jigsaw_green_05.svg.med4. Backstory. Let’s not forget the juicy details. Some of this information won’t every appear in your story. BUT knowing the backstory of your character and their challenges, along with the setting in which it takes place can be very important to how you character will react. Does you child have a family? What about brothers or sisters? Do they really love a certain food and HAVE to have it with every meal? What about clothes… how do they dress? What do they like to wear. Most things don’t make the final edit, but for me make it easier to write my story when I know the details.

Now you may sort and piece together you story differently, and that’s okay. There is no formula on piecing together a great story. Mix it up see what catches you eye. Before you know it all those patterns and colors will come together and make a great story.

pattern-puzzle-jigsaw-1.svg.med

 

SPARK:

So lets create some pieces. Grab a piece of paper and fold it into thirds long ways. Your first column will be character. Your second column will be setting. Your third problem will be challenge.

Go down each column and write ideas down for each. For character you may come up with: clown, fish, bat, boy, girl, dog, cupcake, car. For setting you may come up with: city, farm, table, school, pond, city pool. For challenge you may come up with: bully, heights, waiting, missing, water, disease, broken. You can use my ideas and expand on them, if you like. Now cut them up into individual pieces. In separate piles, gather together each ‘piece’ of your story. Give a good mix and randomly pick out a piece from each pile. No matter how crazy or odd the combination may be, come up with an idea.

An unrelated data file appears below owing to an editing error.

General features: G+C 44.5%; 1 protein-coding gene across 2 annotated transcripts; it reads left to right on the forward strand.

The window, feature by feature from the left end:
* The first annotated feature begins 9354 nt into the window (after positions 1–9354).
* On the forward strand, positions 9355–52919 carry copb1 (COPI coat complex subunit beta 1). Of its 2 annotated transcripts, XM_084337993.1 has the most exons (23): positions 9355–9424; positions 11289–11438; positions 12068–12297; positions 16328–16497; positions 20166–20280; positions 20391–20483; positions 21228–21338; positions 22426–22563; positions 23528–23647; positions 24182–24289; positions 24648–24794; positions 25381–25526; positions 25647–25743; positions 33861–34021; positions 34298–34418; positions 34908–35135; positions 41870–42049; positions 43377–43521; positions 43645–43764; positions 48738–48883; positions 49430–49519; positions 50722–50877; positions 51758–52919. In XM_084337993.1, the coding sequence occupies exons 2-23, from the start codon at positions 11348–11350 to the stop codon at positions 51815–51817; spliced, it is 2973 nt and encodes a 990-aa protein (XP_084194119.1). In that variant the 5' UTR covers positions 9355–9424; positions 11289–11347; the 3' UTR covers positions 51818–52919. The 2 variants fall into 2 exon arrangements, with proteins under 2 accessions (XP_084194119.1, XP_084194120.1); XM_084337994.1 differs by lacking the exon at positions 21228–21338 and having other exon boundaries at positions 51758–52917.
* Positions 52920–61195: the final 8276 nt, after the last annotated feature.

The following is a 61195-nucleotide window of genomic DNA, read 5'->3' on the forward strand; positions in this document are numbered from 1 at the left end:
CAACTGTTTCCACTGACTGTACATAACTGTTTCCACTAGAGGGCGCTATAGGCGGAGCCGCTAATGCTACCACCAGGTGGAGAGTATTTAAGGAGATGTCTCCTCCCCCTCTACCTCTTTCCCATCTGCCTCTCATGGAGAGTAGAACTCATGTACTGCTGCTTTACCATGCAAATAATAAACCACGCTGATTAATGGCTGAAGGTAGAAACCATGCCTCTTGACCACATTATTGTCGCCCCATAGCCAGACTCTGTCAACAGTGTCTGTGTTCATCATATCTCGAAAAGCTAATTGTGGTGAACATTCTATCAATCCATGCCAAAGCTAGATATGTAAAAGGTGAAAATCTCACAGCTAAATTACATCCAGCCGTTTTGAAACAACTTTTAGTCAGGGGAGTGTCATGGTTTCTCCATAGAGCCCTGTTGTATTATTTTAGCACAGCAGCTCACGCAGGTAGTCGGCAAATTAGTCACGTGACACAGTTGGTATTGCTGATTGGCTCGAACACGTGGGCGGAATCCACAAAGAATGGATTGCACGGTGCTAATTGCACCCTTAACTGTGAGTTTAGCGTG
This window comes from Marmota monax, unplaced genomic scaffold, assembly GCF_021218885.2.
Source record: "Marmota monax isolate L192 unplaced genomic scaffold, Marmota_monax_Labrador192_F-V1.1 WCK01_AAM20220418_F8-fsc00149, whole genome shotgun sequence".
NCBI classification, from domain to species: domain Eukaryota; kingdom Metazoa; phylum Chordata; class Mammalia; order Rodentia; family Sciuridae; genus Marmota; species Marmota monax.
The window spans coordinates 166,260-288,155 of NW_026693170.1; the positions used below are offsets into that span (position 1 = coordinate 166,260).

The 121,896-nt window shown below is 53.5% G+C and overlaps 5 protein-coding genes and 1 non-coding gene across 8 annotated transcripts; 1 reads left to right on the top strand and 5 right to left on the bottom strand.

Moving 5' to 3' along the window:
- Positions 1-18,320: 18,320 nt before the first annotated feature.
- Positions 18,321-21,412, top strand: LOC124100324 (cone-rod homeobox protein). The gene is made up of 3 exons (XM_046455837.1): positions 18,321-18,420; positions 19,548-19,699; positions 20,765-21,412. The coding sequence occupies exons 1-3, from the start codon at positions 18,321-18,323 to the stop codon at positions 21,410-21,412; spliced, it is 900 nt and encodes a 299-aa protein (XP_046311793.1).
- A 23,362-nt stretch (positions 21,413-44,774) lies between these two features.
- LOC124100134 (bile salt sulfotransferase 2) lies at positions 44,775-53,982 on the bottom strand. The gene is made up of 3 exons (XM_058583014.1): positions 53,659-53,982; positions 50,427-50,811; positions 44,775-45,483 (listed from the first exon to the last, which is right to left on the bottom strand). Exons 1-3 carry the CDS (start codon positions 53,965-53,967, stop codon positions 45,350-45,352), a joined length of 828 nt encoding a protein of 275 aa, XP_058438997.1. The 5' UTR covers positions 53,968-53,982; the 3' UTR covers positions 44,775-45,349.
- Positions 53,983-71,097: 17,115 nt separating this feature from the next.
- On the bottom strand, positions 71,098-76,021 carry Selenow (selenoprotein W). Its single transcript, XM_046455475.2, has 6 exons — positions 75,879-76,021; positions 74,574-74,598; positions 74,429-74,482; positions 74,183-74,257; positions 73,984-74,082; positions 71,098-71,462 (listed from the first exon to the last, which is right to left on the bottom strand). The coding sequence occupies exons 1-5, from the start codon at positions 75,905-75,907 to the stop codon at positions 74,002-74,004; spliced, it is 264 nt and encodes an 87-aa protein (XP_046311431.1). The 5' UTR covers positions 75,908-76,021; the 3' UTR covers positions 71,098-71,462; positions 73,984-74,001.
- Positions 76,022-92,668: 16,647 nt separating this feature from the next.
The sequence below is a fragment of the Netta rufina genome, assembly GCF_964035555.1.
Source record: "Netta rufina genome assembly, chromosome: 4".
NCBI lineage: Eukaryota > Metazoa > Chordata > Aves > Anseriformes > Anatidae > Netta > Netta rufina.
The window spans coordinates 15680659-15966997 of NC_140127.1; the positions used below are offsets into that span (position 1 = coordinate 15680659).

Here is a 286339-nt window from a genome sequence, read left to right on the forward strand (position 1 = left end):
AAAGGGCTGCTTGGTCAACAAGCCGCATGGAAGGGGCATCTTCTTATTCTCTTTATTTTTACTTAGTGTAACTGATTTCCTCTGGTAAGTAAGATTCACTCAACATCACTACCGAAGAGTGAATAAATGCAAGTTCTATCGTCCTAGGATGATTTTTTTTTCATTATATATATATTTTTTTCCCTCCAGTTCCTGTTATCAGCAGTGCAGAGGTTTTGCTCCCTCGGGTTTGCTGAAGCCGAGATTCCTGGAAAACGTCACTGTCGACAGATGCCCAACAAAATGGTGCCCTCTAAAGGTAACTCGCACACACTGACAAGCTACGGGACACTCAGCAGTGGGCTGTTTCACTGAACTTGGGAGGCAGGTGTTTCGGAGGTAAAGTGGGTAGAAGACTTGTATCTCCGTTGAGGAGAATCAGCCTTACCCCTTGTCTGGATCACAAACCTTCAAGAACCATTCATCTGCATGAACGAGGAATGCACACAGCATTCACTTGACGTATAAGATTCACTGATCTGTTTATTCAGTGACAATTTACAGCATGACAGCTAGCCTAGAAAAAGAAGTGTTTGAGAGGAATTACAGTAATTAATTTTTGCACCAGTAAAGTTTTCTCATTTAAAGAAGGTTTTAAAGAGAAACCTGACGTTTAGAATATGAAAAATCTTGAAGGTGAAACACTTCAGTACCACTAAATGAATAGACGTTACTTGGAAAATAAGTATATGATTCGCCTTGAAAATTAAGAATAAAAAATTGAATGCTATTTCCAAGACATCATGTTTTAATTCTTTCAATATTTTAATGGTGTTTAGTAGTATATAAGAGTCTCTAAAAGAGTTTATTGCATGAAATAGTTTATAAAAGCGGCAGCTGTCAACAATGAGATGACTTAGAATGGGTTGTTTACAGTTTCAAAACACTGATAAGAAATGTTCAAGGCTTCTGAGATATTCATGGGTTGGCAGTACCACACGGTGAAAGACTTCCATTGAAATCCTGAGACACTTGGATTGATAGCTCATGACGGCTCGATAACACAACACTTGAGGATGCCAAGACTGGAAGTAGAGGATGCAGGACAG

Repeat for new ideas! These pieces, unlike a normal puzzle, are inner changeable.   🙂

About Tracey:

Tracey2

Tracey M. Cox has been writing professionally since 2000. She is traditionally published with six picture books out. This Summer, her 7th picture book, The Children at the Playground, will be published by Xist Publishing.
Tracey is the host of Summer Sparks author, platform building consultant, and offers a critique service. Read more about her at www.traceymcox.com.

LINKS:
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Tracey will be giving away a one hour platform consult at the end of the challenge. COMMENT ON THIS POST to qualify for any give away. *you will need to comment on every give away post*.
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:::LEAVE A COMMENT:::